For the past 11 months I’ve been single and, for the most part, cool about it. I have quite a bit going on and when I don’t, relish the idea of chilling out at home. So yes I really don’t mind being on my own. But, when I meet up with coupled friends, the social inadequacy creeps in and I think I should get myself a plus one. Everyone tells me to get back on to the online-dating front. But I just can’t find the courage to hit that “register” button. Memories of my 20s come flooding back where I was a relentless internet dater; Guardian Soul Mates, Time Out Dating, Match.com (3 times), My Single Friend.com, Badoo- at some point I have been a member of these. My bank statements prove it.
Looking back I can’t believe the amount of crap I took from various guys and now at the age of 33,it got me thinking. I could tell myself that it’ll be different this time, but the prospect of going through that clinical process of scrolling through online profiles turns my stomach. Let me explain…Continue Reading
Hold up, she said what? Yep you read right. After all for a region that is called the playground of the rich, you can expect Amalfi Coast to be over priced, poncy and a bit pretentious. But let’s face it, when you’re on the doorstep to some of the biggest stars, Sofia Loren, Armani to name a few, it’s no surprise! Yet look passed the glamour, glitz, 5-star restaurants and cliff-top views, there’s a more down-to-earth beauty about the Amalfi Coast.
This I came to learn after a 5-day visit in July ( high season) to celebrate my dad’s 69th birthday. As my sisters and I were paying for everything, budget was relatively tight so we could not indulge in too much. But it meant we had to be more creative and as a result we got a more authentic insight into this gorgeous part of Italy and the not so obvious beauty of Amalfi.
So here they are, my 5 reasons not to go Amalfi teemed up with 5 reasons you really should:
Ever notice that no matter how rigidly you keep to your styling routine, your curls never come out the same? It’s the mane reason women hate curls. But we shouldn’t blame ourselves, because a hair disaster might have something to do with our hormones. I got talking to trichologist and hair afficionada, Nicola Smart, about what exactly is going on with our curls at different stages of our lives and how best to tailor our regime to get the best out of them.
This month Prince Harry hosted an event with Heads Together, a mental health charity. In front of sports stars and the press he revealed how much he regretted the fact that he had not opened up earlier about the death of his mother, Princess Diana. Then only on Friday Prince William talked about how he dealt with loss when comforting a 14-year old boy at a hospice that supports youth bereavement. The headlines in both cases were very poignant and would tug at anyone’s heart strings. But more importantly it points to our attitude of overlooking how children deal with bereavement.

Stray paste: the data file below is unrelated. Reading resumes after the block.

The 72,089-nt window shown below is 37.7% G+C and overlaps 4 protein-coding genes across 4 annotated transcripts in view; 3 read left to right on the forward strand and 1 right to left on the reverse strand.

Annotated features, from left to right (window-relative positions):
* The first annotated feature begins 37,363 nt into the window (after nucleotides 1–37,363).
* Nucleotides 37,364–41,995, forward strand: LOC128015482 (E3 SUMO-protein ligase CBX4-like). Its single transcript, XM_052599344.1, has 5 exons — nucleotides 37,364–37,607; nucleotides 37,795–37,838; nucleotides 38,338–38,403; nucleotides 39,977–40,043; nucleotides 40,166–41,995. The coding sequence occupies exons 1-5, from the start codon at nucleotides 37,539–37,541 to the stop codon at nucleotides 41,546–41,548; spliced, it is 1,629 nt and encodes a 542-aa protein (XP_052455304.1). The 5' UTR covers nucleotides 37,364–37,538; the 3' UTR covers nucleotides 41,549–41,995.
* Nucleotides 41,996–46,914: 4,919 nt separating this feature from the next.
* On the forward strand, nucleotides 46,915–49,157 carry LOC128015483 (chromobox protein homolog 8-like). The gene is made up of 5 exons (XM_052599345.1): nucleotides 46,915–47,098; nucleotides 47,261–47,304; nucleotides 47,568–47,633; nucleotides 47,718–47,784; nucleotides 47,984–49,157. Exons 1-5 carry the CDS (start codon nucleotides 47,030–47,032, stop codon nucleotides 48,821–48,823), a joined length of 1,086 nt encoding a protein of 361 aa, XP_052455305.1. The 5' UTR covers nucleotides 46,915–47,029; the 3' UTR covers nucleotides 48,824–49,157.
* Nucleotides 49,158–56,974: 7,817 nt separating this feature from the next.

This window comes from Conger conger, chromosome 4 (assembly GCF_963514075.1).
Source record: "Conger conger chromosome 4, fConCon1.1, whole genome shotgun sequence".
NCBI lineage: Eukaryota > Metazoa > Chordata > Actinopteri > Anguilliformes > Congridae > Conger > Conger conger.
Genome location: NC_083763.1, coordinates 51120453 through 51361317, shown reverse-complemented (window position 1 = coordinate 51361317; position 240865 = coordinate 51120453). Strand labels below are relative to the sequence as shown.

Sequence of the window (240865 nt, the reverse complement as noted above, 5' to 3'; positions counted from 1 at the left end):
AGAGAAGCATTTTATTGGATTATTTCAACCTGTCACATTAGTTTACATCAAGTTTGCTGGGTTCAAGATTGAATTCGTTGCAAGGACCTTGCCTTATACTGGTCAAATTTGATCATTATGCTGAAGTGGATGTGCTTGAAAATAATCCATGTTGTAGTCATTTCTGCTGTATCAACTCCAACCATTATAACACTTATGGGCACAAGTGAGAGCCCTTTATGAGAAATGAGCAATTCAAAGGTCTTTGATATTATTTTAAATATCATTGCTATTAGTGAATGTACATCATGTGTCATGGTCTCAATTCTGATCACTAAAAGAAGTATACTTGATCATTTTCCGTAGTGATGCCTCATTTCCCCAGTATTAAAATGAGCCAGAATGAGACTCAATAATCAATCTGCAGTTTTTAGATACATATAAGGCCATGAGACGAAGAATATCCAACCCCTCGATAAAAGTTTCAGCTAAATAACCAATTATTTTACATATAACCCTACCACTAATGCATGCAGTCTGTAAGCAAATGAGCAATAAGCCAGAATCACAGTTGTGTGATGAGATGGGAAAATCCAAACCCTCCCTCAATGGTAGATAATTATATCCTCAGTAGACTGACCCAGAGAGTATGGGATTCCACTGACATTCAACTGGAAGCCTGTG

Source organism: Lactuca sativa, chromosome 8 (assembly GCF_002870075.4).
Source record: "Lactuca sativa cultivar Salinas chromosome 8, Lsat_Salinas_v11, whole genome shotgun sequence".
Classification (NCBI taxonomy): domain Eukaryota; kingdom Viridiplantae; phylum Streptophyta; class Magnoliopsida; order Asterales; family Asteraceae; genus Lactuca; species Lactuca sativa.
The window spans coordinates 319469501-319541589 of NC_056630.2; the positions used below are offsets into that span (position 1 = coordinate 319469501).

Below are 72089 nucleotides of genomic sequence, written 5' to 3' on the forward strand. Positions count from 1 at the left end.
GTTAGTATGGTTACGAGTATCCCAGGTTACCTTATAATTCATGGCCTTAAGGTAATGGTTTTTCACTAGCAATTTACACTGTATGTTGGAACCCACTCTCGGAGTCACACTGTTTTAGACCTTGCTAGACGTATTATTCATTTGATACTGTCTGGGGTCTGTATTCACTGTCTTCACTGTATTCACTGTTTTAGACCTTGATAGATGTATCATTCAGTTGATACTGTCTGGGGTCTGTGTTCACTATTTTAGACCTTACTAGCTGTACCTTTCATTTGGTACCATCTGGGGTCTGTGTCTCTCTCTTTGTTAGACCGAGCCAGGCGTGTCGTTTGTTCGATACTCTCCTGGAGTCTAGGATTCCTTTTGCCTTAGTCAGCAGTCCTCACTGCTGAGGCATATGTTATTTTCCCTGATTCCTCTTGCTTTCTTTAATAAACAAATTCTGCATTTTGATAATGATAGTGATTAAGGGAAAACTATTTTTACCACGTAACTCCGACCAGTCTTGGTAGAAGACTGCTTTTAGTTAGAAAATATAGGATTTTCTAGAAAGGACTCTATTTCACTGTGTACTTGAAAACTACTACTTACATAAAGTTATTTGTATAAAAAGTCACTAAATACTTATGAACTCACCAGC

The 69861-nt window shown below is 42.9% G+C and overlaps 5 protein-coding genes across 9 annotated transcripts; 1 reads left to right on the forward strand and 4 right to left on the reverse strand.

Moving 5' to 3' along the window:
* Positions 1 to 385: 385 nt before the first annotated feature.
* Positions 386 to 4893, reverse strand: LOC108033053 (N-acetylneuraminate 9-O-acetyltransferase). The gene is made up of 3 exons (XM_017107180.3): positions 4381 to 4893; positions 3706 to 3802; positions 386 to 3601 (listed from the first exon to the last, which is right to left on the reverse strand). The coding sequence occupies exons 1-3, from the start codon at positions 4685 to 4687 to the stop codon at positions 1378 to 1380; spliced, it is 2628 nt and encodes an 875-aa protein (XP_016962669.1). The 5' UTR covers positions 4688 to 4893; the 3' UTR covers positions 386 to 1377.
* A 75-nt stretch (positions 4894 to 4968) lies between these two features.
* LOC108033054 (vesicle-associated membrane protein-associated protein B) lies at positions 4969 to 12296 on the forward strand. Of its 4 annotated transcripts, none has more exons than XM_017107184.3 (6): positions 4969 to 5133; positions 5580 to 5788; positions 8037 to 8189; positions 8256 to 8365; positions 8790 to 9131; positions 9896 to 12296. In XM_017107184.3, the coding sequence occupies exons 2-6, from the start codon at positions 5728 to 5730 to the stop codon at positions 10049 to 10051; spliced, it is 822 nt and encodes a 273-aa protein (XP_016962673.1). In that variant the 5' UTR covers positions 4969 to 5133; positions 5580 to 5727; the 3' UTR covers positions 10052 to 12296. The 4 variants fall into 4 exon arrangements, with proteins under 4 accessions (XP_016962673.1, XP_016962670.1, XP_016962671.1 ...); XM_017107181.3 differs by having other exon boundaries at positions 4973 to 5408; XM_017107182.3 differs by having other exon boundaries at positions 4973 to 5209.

Over the last couple of months I have struggled to blog. My job at the BBC is stressful, my brain deep fried from constant computer work. When I get home I can barely type two words together. So I relent and crash on the couch. The weekends I reserve for fitness and recovering from the intense working week. But this life has taken its toll. Starving my creativity has hollowed me out.
London kills me. It’s like riding white-water rapids where at any moment the currents will dash you against the rocks. I daren’t park up at a posh restaurant in Mayfair just to while away the hours writing- do you know how much an hour is in Londoner years??!
So I decided to take five, five days to be exact and flee to Florence. I lived here in 2006, and since then have been back many a time. So it’s perfect. There’s no pressure to devour the art, history or sights. I will however devour the food. Willingly.
Ever wondered just what makes our hair curly? Why our hair springs out in twists while others’ flow in waves or straightness? Yes, genes are a big part of our hair-story, but I often questioned just what is in its biochemical make-up to make it act the way it does. Now that I’m in the natural-hair world, I decided that to better take care of my curls I need to get to the root of its structure. So time for me to geek out, don a lab coat and delve beneath the surface of our kinks and curls.
I don’t know what triggers these urges to write myself off as a human being but they are there. Fear of being stigmatised for it, made me regress deeper into myself. Until now. The point is I have it and am doing something about it. Some paper over the cracks, others choose to ignore it and soldier on.
I decided to get real about my condition. Bit by bit I have found ways to take the edge off it; my Buddhist faith, exercise, hobbies, travelling, writing and therapy – it’s a zillion-pronged strategy. Read on to find out my survival skills – they might be the signposts to your own road to recovery.
BBC Radio host Jo Good with (Left to Right) hair blogger, Valley Fontaine, BBC series “Hair” winner Phil Hunt and Radhika Dandeniya from ACurlerfulMind.co.uk
Curls are the constant dread of girls. For Asians there is a pressure to nuke the hell out of our hair to achieve that glossy mane so tossed about onscreen. It is rarely talked about…that is until BBC Radio London asked me to guest on a panel discussion about hair. I jumped at the chance, wanting to address the Asian prejudices against curls. Joining me on the show were natural hair blogger Valley Fontaine and the winner of BBC2 Hair Phil Hunt.
Throughout my experience of depression, I’ve had to stomach old-school attitudes towards mental health. The times I heard the phrase “snap out of it”, “be more resilient” or “read this self-help book”, made me want to scream. While things are getting better, the stigma towards mental health is still strong and dealing with it is part of the sufferer’s journey.